As the spring semester draws to a close and community members wonder about how and when the University will resume its regular operations, Yale administrators have yet to form definite plans as they continue to monitor the coronavirus pandemic and evaluate viable options.
Instruction will definitely continue in the fall, University President Peter Salovey announced in a University-wide online town hall on May 1, but the specific dates and format of the upcoming semester remain undecided.
Most of the speakers at the town hall, including University Provost Scott Strobel, emphasized that many decisions have yet to be finalized since the COVID-19 crisis is still unfolding. In the meantime, Yale community members must await decisions on topics like campus access, the possible continuation of online instruction and a delayed start.
In his address, Salovey said the University will utilize a data-driven approach, saying that “this isn’t really a moment for gut feelings.”
“We need to preserve our core missions, our missions that have engaged this University for 319 years,” Salovey said. “We must take the long view in how we think about our human and our financial resources. And I want to be clear: we will be educating our students in the fall. We don’t know yet in what manner, but we will be teaching and creating new knowledge.”
In a May 6 email, Salovey updated the community on the possible restarting of University research, based on state-wide guidelines that currently set May 20 as a first-wave reopening date for some businesses. In the email, Salovey wrote that Strobel will update the Yale community next week on the University’s strategy for “reactivating” laboratories and libraries.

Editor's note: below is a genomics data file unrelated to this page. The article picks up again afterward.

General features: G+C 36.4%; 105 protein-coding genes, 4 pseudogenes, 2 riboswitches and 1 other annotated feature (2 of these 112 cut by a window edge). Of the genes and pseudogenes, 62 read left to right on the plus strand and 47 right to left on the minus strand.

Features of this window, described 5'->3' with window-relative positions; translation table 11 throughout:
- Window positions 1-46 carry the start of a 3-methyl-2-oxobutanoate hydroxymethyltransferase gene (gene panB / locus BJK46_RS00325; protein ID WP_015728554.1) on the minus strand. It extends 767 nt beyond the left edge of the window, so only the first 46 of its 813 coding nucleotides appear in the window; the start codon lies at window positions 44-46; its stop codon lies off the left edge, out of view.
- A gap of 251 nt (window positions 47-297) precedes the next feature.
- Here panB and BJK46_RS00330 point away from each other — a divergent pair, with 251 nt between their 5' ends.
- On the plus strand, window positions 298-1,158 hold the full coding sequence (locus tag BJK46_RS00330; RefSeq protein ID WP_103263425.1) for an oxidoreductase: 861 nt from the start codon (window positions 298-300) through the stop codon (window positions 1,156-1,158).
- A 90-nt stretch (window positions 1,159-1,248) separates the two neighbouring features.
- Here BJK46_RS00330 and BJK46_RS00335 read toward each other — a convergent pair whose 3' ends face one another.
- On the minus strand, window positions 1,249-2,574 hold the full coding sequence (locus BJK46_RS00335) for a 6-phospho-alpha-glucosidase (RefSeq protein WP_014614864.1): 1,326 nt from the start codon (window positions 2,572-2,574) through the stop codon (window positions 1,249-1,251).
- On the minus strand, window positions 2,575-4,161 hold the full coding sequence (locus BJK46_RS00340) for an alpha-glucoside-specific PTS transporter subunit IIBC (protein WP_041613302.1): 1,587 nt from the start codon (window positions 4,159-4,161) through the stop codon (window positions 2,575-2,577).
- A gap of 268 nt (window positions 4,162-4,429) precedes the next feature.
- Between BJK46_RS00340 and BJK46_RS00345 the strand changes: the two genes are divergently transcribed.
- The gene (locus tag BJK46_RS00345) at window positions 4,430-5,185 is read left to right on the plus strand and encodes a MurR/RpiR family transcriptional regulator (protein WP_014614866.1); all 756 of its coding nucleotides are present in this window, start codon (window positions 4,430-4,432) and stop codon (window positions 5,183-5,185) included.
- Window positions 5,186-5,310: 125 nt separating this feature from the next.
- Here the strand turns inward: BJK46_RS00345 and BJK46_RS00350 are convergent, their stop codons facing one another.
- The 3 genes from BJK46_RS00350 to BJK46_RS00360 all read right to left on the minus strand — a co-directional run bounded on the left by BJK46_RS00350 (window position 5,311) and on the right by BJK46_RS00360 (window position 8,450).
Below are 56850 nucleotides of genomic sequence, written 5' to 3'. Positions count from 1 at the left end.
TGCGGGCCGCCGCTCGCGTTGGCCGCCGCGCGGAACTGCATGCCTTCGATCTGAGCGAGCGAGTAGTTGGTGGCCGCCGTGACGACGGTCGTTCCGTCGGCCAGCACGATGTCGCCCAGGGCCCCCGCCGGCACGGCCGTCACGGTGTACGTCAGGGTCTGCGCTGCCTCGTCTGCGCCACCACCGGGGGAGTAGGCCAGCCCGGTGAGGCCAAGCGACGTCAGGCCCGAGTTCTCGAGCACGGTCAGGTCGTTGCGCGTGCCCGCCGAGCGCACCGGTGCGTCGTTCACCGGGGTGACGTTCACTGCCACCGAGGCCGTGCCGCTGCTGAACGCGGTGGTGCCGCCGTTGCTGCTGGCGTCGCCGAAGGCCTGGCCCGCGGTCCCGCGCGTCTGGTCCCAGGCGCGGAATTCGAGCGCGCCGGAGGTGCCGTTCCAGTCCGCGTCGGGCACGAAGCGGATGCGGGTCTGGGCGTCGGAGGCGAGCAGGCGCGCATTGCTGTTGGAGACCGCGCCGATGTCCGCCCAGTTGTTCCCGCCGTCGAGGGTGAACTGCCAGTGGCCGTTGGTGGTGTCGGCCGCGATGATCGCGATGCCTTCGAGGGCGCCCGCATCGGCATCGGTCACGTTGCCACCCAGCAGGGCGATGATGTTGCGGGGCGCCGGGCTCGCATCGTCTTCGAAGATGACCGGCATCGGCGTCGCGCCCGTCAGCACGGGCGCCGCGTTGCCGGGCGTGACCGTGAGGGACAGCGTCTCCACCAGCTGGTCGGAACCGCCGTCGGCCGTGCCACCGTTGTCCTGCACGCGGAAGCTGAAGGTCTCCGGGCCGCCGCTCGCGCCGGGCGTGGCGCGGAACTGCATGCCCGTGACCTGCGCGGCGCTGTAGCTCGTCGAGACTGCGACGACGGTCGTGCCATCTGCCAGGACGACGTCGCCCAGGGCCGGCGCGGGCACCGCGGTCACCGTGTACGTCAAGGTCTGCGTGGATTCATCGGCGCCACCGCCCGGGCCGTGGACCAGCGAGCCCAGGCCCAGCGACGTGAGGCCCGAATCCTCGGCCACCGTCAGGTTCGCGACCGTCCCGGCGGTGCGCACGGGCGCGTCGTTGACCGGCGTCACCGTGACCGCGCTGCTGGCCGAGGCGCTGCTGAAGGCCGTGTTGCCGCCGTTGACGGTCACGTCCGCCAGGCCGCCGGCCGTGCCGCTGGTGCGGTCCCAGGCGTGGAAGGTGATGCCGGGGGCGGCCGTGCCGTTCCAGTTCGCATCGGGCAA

At a press conference that same day, Connecticut Gov. Ned Lamont discussed this date alongside possible reopenings of graduate and undergraduate education throughout the state, but those reopenings will depend on social distancing measures and other means of preserving public health such as contact tracing.
During the town hall, Salovey emphasized continuing instruction as one of the key principles of the University, alongside others such as framing the University’s reactions from a public health perspective and protecting financial support for students. The University’s commitment to financial aid is “unwavering,” he said.
Strobel added to Salovey’s comments about finances, saying that while his office has yet to realize the full economic impact of the pandemic, it has become clear that Yale has suffered a substantial reduction in revenue. Over the past two months, Strobel said, the University has lost roughly $200 million due to additional coronavirus-associated costs alongside a shrinking of revenue streams like summer programs and donor gifts. As a result, the University has taken steps to roll back spending, such as hiring and salary freezes in addition to slashing $300 million from Yale’s capital project budget for the next two years.
Increases in student financial need and interrupted visa acquisition processes are among the expected impacts, Strobel said. Still, he noted that while a recession followed by a recovery period seems likely, it remains unclear when that recovery will happen or what shape it will take.